This Frost & Sullivan research service titled Asia Pacific IP Video Surveillance Markets provides an in-depth analysis of the Asia Pacific IP surveillance market trends, technology, and forecasts by country. In this research, Frost & Sullivan's expert analysts thoroughly examine the following markets: IP/Network cameras, video servers, network video recorders, (NVRs), and IP software.
Improving IP and Camera Technology Makes a Case for IP Video Surveillance
Even though the lack of standards and prohibitive costs had restrained the uptake of IP video surveillance in the Asia Pacific in the past, technological improvements and the shortcomings of the closed circuit television (CCTV) have swung the market in favor of IP video surveillance in the last three to four years. The government (15.0 percent) and transportation (10.0 percent) sectors were the main revenue generators in 2007. Although IP/network video surveillance camera unit shipments and revenues are a small percentage of the overall video surveillance market, they are touted to replace most analog cameras by 2014. They are rapidly gaining in popularity as they encompass alert systems and automated software
that enhance the functionality of the surveillance systems. IP surveillance solutions provide greater convenience and much more value-added output than existing systems to help end users make informed decisions. The IP surveillance market will also benefit greatly from the current technology’s inability to offer real-time data. IP surveillance radically provides remote accessibility and allows users to access any video data (live or recorded) from any location in the world through network systems.
Meanwhile, the industry is also working toward mitigating existing issues in IP surveillance technology by developing a standard for the interface of network video products. "The main goal of this new standard is to facilitate the integration of various brands of network video equipment and to help manufacturers, software developers, and independent software vendors ensure product interoperability," says the industry analyst, Parul Oswal of this research. "A unified open standard will also offer end users greater flexibility of choice, enabling them to select products from different vendors in order to develop systems that fully meet their needs." The development of H.264 standard has made it possible to compress video and transmit more content through smaller bandwidth. Moreover, the trend toward megapixel cameras, which offer superior image quality and cover larger areas, bode well for the IP video surveillance market. The greater demand for megapixel, better compression, H.264 compression, and unified protocol in the field of IP/Network camera is likely to lead to a convergence of standards.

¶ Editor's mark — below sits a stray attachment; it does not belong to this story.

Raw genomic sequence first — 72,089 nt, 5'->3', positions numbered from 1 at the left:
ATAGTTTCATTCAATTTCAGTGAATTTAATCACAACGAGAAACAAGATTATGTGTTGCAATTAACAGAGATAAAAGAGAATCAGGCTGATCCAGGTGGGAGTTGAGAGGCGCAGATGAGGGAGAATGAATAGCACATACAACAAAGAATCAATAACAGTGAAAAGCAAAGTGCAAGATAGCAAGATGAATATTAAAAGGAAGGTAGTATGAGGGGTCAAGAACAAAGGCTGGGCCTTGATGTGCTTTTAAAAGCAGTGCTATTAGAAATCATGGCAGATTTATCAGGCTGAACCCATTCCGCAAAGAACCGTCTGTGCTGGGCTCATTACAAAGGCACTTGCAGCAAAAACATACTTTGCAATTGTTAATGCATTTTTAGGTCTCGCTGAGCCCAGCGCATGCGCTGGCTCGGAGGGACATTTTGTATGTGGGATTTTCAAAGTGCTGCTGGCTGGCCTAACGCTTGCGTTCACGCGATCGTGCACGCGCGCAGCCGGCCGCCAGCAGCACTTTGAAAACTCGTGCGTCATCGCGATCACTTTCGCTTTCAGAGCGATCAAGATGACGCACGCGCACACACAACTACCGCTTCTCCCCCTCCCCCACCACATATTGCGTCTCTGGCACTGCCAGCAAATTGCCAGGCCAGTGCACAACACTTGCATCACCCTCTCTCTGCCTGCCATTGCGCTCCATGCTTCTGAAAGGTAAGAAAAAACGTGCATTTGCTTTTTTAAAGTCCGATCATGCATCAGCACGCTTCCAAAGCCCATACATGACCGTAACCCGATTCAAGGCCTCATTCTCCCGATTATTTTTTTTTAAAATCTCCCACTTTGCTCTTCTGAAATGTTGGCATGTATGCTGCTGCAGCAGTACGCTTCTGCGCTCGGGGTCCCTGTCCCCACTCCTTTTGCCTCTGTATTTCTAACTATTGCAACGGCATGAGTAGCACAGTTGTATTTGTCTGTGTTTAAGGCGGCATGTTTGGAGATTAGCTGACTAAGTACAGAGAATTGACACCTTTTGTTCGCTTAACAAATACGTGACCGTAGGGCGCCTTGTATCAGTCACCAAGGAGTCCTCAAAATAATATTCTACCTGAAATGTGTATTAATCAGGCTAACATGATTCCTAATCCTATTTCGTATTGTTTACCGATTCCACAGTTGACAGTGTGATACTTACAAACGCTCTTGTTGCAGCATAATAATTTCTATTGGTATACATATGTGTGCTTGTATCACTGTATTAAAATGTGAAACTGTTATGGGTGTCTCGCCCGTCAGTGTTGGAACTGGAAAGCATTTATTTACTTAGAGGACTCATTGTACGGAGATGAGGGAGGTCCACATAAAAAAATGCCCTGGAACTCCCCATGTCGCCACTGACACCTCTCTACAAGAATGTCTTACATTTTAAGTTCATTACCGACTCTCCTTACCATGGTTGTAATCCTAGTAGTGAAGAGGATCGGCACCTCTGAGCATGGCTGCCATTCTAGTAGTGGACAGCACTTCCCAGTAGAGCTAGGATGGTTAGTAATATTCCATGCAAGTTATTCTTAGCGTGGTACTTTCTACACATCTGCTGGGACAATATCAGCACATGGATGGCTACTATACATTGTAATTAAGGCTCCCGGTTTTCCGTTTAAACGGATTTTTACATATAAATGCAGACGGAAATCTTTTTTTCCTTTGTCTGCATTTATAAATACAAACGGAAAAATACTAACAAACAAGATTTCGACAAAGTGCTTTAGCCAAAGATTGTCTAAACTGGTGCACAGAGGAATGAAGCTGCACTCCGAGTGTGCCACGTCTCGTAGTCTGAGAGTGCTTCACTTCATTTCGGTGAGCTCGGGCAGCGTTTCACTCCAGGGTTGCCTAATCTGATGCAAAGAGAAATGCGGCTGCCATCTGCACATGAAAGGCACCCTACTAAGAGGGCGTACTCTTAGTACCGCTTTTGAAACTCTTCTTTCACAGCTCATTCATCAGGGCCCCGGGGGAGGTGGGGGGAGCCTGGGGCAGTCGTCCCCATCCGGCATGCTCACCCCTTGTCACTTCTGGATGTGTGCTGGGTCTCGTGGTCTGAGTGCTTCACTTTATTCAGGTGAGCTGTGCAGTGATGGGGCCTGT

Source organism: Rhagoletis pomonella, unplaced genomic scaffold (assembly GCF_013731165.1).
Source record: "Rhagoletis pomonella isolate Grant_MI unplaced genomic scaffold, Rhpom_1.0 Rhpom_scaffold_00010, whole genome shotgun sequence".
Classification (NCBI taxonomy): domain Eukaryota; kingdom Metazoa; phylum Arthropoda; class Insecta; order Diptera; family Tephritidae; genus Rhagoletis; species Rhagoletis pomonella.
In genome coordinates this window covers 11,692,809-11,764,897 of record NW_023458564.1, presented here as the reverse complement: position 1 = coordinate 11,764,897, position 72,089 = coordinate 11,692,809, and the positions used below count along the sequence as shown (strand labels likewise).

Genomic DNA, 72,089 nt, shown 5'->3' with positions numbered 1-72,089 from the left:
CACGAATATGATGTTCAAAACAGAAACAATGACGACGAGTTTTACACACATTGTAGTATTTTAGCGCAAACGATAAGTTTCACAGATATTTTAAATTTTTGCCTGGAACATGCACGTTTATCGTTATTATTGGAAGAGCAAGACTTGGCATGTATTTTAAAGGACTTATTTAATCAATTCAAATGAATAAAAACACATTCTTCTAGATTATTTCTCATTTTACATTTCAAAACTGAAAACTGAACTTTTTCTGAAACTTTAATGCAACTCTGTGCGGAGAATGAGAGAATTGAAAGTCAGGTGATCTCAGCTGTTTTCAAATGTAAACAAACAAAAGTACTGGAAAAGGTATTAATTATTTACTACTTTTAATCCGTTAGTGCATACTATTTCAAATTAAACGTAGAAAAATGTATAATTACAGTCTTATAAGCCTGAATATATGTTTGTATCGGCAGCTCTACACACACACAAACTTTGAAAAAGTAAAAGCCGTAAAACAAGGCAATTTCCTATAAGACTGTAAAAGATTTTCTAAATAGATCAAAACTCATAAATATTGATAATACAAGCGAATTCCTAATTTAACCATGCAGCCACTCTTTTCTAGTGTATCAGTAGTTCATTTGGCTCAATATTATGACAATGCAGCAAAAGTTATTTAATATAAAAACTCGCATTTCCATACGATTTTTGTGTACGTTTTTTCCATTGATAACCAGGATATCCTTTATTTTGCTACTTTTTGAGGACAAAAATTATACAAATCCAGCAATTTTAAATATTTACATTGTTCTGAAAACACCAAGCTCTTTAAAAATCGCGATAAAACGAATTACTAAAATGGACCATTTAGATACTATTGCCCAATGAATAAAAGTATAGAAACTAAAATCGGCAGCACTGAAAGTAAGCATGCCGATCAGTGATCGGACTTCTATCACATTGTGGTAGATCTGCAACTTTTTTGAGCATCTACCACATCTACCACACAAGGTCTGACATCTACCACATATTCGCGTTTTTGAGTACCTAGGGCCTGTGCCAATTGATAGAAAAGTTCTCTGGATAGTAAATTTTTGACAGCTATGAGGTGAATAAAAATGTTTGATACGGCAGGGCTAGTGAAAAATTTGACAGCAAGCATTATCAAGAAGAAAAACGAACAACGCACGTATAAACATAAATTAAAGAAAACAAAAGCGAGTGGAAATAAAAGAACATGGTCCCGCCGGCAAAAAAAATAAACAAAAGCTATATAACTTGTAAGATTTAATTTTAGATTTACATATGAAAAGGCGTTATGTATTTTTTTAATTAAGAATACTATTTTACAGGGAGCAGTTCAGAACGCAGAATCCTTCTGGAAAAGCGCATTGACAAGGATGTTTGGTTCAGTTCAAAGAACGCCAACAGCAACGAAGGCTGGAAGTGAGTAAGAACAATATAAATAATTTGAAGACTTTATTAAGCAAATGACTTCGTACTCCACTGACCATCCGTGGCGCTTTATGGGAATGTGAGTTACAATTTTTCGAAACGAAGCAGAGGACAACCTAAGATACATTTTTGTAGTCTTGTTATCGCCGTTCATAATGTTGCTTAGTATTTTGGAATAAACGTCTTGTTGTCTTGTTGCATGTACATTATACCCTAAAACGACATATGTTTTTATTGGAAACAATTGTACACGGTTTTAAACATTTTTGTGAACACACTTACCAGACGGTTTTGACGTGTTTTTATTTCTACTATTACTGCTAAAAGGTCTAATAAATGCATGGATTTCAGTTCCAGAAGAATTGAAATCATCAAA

To back up these advances, IP surveillance systems manufacturers will have to lower the complexity in installation and implementation of surveillance systems. While market participants offer many customized solutions to suit the needs of the customers, the additional features will involve further costs, complicating the installation and implementation process. Some of the pressure from this challenge can be mitigated by training the IT department of the end-user company. "The IP surveillance systems require the IT department to work on integration with existing systems due to the requirement for a network facility for IP surveillance," notes the analyst. "They should also be trained on various aspects such as security precautions and quality of service, to ensure smooth implementation of the IP surveillance system."
Expert Frost & Sullivan analysts thoroughly examine the following market sectors in this research:
- IP/Network cameras
- Video servers
- Network video recorders
- IP software
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